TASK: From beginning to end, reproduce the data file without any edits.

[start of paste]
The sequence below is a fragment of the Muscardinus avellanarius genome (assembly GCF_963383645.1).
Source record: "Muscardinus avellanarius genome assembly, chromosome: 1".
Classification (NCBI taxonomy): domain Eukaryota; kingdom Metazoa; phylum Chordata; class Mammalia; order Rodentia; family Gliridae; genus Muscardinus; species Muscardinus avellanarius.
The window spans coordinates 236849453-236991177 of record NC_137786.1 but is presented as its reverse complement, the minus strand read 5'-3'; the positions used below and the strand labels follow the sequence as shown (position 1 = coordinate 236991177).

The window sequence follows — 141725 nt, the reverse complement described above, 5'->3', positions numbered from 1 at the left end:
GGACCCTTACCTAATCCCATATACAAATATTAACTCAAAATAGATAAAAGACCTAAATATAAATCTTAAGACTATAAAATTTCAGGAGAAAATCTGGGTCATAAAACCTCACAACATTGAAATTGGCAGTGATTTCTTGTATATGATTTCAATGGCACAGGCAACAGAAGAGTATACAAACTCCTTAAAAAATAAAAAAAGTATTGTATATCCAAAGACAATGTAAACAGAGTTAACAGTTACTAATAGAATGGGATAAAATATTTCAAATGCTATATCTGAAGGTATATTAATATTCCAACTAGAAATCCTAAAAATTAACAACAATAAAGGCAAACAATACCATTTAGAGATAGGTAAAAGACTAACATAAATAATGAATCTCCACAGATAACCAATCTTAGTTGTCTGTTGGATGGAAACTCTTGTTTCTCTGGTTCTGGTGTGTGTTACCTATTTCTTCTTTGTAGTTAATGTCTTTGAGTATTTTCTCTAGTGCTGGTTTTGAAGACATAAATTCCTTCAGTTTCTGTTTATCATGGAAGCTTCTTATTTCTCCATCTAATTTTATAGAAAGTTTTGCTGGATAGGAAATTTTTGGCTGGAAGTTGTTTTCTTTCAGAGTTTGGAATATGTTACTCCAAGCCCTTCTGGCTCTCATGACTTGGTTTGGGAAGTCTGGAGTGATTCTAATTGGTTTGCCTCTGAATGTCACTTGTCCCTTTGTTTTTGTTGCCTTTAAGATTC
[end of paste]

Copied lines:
The sequence below is a fragment of the Muscardinus avellanarius genome (assembly GCF_963383645.1).
Source record: "Muscardinus avellanarius genome assembly, chromosome: 1".
Classification (NCBI taxonomy): domain Eukaryota; kingdom Metazoa; phylum Chordata; class Mammalia; order Rodentia; family Gliridae; genus Muscardinus; species Muscardinus avellanarius.
The window spans coordinates 236849453-236991177 of record NC_137786.1 but is presented as its reverse complement, the minus strand read 5'-3'; the positions used below and the strand labels follow the sequence as shown (position 1 = coordinate 236991177).

The window sequence follows — 141725 nt, the reverse complement described above, 5'->3', positions numbered from 1 at the left end:
GGACCCTTACCTAATCCCATATACAAATATTAACTCAAAATAGATAAAAGACCTAAATATAAATCTTAAGACTATAAAATTTCAGGAGAAAATCTGGGTCATAAAACCTCACAACATTGAAATTGGCAGTGATTTCTTGTATATGATTTCAATGGCACAGGCAACAGAAGAGTATACAAACTCCTTAAAAAATAAAAAAAGTATTGTATATCCAAAGACAATGTAAACAGAGTTAACAGTTACTAATAGAATGGGATAAAATATTTCAAATGCTATATCTGAAGGTATATTAATATTCCAACTAGAAATCCTAAAAATTAACAACAATAAAGGCAAACAATACCATTTAGAGATAGGTAAAAGACTAACATAAATAATGAATCTCCACAGATAACCAATCTTAGTTGTCTGTTGGATGGAAACTCTTGTTTCTCTGGTTCTGGTGTGTGTTACCTATTTCTTCTTTGTAGTTAATGTCTTTGAGTATTTTCTCTAGTGCTGGTTTTGAAGACATAAATTCCTTCAGTTTCTGTTTATCATGGAAGCTTCTTATTTCTCCATCTAATTTTATAGAAAGTTTTGCTGGATAGGAAATTTTTGGCTGGAAGTTGTTTTCTTTCAGAGTTTGGAATATGTTACTCCAAGCCCTTCTGGCTCTCATGACTTGGTTTGGGAAGTCTGGAGTGATTCTAATTGGTTTGCCTCTGAATGTCACTTGTCCCTTTGTTTTTGTTGCCTTTAAGATTC